Citations
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Journal ArticleDOI
TL;DR: To solve the two SINR balancing problems that are both non-convex optimization problems, this paper proposes an optimal solution to the problem with BS power control and low-complexity suboptimal solutions to both problems by applying the branch-and-bound method and exploiting new properties of the IRS-user associations, respectively.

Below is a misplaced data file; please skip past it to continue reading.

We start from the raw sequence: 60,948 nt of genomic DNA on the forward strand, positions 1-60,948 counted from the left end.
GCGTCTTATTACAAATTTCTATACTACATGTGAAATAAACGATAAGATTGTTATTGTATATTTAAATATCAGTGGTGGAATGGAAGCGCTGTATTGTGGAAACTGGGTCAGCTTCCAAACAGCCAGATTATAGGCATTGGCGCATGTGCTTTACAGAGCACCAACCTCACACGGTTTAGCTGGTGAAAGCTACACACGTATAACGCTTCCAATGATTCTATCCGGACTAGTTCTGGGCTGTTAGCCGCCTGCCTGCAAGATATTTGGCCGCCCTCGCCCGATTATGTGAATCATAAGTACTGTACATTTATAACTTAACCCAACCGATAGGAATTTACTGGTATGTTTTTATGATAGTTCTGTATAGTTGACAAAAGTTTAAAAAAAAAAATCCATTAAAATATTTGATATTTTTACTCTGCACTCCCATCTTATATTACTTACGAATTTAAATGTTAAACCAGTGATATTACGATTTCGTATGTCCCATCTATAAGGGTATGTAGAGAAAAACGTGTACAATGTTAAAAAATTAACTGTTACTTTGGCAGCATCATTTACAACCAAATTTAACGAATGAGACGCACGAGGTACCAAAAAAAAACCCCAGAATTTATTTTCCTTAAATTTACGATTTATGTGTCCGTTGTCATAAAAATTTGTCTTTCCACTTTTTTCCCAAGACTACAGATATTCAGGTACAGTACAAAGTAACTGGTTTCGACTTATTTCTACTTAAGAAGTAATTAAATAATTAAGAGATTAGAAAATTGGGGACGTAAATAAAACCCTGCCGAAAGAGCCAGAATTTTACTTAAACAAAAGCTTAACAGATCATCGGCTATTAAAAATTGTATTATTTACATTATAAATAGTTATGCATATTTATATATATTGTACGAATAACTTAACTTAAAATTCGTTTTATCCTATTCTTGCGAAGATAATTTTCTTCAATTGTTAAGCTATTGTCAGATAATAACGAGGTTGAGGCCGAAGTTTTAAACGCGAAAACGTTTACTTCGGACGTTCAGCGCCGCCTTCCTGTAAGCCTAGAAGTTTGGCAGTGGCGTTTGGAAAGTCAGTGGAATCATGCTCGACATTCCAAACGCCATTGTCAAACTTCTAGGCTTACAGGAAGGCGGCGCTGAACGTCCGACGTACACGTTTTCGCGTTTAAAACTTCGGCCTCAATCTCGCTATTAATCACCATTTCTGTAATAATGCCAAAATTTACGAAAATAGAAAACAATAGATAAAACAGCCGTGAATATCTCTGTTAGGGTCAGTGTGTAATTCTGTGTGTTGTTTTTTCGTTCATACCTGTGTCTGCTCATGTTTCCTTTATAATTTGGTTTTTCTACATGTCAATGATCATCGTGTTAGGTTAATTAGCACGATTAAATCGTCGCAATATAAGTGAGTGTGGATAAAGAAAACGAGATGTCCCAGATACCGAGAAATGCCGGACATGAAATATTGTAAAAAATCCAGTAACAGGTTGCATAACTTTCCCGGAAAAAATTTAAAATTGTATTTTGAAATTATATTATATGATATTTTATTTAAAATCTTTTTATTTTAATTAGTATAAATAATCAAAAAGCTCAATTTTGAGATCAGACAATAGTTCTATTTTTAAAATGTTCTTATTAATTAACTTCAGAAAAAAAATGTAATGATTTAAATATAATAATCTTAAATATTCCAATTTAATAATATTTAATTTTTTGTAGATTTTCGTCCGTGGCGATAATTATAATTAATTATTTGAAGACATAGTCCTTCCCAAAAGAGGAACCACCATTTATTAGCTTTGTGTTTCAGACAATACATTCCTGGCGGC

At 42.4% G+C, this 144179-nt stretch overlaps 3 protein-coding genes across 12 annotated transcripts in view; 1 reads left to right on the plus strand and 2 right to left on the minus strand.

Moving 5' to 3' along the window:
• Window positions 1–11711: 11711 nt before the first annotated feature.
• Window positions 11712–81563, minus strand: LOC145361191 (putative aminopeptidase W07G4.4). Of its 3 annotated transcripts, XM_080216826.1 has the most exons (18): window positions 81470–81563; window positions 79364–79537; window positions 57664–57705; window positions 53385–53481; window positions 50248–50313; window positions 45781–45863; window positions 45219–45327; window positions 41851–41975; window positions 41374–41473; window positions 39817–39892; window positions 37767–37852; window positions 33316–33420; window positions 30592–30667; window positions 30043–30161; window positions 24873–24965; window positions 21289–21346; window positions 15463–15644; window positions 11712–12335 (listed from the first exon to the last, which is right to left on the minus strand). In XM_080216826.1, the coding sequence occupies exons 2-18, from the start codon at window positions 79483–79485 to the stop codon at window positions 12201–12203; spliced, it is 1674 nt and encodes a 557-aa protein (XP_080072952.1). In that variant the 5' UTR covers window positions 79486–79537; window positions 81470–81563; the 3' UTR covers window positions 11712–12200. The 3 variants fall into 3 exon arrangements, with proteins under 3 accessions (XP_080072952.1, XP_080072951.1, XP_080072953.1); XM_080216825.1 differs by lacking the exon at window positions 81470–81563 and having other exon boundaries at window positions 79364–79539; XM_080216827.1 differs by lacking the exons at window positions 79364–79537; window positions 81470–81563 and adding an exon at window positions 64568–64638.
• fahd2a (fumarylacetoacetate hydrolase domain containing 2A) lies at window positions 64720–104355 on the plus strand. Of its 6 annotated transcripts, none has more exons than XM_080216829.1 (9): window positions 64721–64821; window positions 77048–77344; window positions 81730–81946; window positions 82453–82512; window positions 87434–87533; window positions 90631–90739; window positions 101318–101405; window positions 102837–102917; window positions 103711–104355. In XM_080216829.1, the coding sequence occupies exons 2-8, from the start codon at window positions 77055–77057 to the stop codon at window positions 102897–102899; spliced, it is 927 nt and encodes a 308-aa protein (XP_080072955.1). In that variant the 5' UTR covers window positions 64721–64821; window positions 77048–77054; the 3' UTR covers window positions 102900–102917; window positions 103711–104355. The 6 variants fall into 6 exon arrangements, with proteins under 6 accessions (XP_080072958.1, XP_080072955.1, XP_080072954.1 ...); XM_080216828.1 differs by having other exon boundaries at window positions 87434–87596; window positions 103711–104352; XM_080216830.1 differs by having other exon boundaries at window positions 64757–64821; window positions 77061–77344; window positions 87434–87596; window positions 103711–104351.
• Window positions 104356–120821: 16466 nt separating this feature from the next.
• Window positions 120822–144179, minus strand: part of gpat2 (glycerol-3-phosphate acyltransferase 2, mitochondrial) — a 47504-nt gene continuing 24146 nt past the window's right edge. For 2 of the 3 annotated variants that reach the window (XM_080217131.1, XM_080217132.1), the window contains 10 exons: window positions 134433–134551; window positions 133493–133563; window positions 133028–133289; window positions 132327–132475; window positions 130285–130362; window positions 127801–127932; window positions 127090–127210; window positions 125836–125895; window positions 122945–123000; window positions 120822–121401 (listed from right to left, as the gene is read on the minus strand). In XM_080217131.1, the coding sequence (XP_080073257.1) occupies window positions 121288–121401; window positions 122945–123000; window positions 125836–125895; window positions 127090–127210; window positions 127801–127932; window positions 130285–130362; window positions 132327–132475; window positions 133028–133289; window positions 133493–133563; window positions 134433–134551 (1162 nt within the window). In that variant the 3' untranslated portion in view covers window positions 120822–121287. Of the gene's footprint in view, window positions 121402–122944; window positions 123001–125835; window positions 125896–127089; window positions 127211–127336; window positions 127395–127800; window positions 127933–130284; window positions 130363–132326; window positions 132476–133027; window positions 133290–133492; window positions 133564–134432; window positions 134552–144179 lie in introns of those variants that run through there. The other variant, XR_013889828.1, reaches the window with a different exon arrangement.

Abstract: Intelligent reflecting surface (IRS) is deemed as a promising solution to improve the spectral and energy efficiency of wireless communications cost-effectively. In this paper, we consider a wireless network where multiple base stations (BSs) serve their respective users with the aid of distributed IRSs in the downlink communication. Specifically, each IRS assists in the transmission from its associated BS to user via passive beamforming, while in the meantime, it also randomly scatters the signals from other co-channel BSs, thus resulting in additional signal as well as interference paths in the network. As such, a new IRS-user/BS association problem arises pertaining to optimally balance the passive beamforming gains from all IRSs among different BS-user communication links. To address this new problem, we first derive a tractable lower bound of the average signal-to-interference-plus-noise ratio (SINR) at the receiver of each user, termed average-signal-to-average-interference-plus-noise ratio (ASAINR), based on which two ASAINR balancing problems are formulated to maximize the minimum ASAINR among all users by optimizing the IRS-user associations without and with BS transmit power control, respectively. We also characterize the scaling behavior of user ASAINRs with the increasing number of IRS reflecting elements to investigate the different effects of IRS-reflected signal versus interference power. Moreover, to solve the two ASAINR balancing problems that are both non-convex optimization problems, we propose an optimal solution to the problem without BS power control and low-complexity suboptimal solutions to both problems by applying the branch-and-bound method and exploiting new properties of the IRS-user associations, respectively. Numerical results verify our performance analysis and also demonstrate significant performance gains of the proposed solutions over benchmark schemes.